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Session Type: Discussion Paper Session
Program Session: 708 | Submission: 20268 | Sponsor(s): (TIM)
Scheduled: Sunday, Aug 12 2018 2:15PM - 3:45PM at Swissôtel Chicago in Neuchatell
Intellectual Property and Competition
IP & Competition

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Chair: Joachim Henkel, Technical U. Munich
TIM: Insider Trading and Corporate Innovation
Author: Katrin Hussinger, U. of Luxembourg
Author: Thomas Keusch, INSEAD
Author: Frank Moers, Maastricht U.
We examine how disclosure rules at the US Patent and Trademark Office (USPTO) have unintended real effects on insider trading opportunities and corporate innovation. The US patent application process provides a unique research setting that allows us to identify the exact point in time when insiders receive private information regarding the grant decision for pending patent applications from the USPTO. The American Inventors Protection Act (AIPA) of 2000, which made it mandatory to disclose patent applications within 18 months of the patent application date, regardless of whether a grant decision is already reached and communicated allows us to arrive at causal results. Supporting the claim that a reduction in insider trading opportunities decreases incentives to engage in innovation, difference-in-differences analyses reveal that corporate innovation output decreases post AIPA but only among firms that provide relatively low equity-based risk taking incentives to their executives.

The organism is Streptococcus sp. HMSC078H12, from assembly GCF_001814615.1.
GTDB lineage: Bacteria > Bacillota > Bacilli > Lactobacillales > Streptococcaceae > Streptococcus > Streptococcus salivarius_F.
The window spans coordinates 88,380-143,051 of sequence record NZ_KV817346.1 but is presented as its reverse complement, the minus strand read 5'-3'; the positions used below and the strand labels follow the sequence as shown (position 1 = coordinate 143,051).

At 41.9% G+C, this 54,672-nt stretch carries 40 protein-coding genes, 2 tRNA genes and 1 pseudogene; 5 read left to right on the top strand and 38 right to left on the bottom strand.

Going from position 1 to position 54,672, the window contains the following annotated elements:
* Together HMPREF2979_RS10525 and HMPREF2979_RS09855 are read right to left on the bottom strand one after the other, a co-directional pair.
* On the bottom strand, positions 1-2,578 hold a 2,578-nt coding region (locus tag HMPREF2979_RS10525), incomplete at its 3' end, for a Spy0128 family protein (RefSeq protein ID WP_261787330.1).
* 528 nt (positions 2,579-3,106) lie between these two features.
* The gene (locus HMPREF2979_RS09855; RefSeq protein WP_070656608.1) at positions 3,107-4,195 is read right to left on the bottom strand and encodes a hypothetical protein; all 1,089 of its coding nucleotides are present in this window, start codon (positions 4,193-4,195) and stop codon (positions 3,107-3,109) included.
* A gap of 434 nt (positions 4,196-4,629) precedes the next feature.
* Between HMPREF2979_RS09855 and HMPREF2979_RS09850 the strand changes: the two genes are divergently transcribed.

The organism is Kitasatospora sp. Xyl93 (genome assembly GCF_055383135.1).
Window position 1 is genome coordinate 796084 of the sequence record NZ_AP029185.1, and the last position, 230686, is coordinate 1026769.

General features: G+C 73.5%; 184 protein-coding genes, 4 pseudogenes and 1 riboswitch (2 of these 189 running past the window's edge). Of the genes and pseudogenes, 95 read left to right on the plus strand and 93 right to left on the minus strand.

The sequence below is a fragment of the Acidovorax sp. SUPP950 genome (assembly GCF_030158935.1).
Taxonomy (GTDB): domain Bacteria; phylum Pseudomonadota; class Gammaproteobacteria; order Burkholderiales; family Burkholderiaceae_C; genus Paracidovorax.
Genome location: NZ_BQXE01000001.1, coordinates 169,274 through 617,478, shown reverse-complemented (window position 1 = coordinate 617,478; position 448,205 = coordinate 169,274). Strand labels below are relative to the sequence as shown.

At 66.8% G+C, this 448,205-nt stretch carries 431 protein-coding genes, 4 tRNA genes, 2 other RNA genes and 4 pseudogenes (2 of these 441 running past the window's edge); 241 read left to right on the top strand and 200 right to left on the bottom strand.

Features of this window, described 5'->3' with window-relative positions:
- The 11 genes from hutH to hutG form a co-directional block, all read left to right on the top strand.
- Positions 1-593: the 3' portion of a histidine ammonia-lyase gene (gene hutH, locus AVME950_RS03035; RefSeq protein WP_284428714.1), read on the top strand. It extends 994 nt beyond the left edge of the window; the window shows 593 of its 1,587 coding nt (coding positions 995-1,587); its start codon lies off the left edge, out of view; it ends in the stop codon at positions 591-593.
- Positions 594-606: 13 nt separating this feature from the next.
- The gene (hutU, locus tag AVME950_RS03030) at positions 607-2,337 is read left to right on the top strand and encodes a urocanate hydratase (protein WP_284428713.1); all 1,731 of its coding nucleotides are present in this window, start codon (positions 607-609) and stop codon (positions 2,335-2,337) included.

Paper is No Longer Available Online: Please contact the author(s).
TIM: Transforming Regulatory Uncertainty into Scientific Creativity? The Case of Patent Attorneys
Author: Katharina Zangerle, U. of Innsbruck
Author: Leonhard Dobusch, U. of Innsbruck
Author: Sebastian Mader, U. of Innsbruck